Separating the Sexes, Just for the Tough Years
The middle school years (grades 7 and 8) are known to be the “tough years”. These are the years when the uneven pace of girls’ and boys’ physical, emotional, and cognitive development is most noticeable. Girls are ahead of boys on all counts, and both suffer. Educators debate whether separating boys and girls during these difficult years might improve students’ academic performance. Separate Classes are now prohibited in public schools that receive federal funds, but a change in the federal law that prohibits them is under consideration. Although some parents and educators oppose same sex classes there is some evidence that separating boys and girls in middle school yields positive results. 2.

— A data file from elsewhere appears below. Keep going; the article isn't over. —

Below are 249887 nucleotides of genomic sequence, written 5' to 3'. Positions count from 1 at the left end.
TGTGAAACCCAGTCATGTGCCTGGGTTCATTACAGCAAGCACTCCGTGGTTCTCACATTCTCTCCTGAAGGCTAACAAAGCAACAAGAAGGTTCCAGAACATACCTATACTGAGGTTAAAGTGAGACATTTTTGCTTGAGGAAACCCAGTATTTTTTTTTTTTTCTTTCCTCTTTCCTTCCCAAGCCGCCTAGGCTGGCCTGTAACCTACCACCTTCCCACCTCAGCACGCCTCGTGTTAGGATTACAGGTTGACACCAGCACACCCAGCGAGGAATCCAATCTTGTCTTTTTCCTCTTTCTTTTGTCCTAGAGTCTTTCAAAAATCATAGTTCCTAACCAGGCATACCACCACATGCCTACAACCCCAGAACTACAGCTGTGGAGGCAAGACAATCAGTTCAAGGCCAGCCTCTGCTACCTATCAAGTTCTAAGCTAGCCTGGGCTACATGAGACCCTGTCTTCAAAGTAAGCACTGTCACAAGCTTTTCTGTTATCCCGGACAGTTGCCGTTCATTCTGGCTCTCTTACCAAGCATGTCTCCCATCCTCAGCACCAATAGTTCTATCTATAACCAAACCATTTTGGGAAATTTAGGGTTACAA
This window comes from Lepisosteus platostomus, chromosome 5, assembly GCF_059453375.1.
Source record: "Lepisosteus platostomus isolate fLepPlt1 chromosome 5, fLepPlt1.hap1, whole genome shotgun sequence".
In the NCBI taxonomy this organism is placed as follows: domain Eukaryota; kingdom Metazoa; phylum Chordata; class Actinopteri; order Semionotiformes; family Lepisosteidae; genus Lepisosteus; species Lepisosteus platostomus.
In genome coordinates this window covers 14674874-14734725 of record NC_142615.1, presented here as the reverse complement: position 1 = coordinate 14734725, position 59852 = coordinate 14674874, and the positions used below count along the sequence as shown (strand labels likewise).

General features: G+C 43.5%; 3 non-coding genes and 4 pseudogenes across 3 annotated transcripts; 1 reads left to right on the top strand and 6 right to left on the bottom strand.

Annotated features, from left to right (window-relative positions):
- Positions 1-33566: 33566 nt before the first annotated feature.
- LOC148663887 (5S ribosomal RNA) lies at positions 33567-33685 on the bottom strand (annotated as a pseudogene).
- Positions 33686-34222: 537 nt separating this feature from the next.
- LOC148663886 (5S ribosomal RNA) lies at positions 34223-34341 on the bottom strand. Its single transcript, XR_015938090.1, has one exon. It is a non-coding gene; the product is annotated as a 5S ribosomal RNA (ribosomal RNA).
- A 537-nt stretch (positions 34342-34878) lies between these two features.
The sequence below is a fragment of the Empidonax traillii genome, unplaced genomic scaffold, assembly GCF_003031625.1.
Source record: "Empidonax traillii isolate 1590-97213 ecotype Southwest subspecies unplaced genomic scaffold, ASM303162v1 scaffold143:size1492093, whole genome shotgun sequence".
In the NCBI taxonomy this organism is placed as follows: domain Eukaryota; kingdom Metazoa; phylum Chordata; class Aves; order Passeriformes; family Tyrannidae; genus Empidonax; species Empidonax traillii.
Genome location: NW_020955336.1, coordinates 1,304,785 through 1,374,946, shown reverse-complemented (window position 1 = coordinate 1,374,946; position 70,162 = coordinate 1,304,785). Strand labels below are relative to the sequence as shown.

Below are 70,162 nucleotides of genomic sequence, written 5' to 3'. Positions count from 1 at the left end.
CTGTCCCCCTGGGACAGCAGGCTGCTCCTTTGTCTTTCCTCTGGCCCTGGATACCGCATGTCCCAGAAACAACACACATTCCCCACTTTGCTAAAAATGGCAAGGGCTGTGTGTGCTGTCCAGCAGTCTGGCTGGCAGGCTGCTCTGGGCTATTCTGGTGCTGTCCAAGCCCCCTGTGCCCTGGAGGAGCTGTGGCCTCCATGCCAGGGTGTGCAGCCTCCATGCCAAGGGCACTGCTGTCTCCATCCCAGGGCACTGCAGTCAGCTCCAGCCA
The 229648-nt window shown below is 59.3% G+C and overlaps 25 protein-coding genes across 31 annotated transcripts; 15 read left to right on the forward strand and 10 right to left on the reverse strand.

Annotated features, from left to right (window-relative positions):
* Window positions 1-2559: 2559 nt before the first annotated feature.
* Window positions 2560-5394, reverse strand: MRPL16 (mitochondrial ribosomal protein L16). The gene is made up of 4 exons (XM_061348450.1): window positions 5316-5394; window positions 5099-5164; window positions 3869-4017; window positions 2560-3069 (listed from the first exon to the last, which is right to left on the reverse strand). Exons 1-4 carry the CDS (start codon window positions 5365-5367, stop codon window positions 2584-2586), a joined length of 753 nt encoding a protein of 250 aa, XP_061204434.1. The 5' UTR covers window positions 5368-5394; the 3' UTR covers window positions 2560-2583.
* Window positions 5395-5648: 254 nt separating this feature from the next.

Opponents of single-sex education claim that test scores of students in all-girl or all-boys classes are no higher than those of students in mixed classes (“Study”). However, the research is inconclusive. Despite the fact that some research shows no improvement in test scores, other research shows exactly opposite result (Blum). More important, many psychologists believe that test scores are the wrong measuring sticks. They believe that self confidence and self-esteem issues are more important than test scores. In same-sex classes, girls report increased confidence and improved attitudes toward math and science, for example (“Study”). These are results that cannot be calculated by a test but that will help adolescents become successful adults long after the difficult years of middle school are past. New York University professor Carol Gilligan is certain that girls are more likely to be “creative thinkers and risk-takers as adults if educated apart from boys in middle school” (Gross). Boys, too, gain confidence when they do not have to compete with girls. Boys at this age become angry and fight back in middle school because they feel inferior when competed to girls, who literally “out think” them. With no girls in the...
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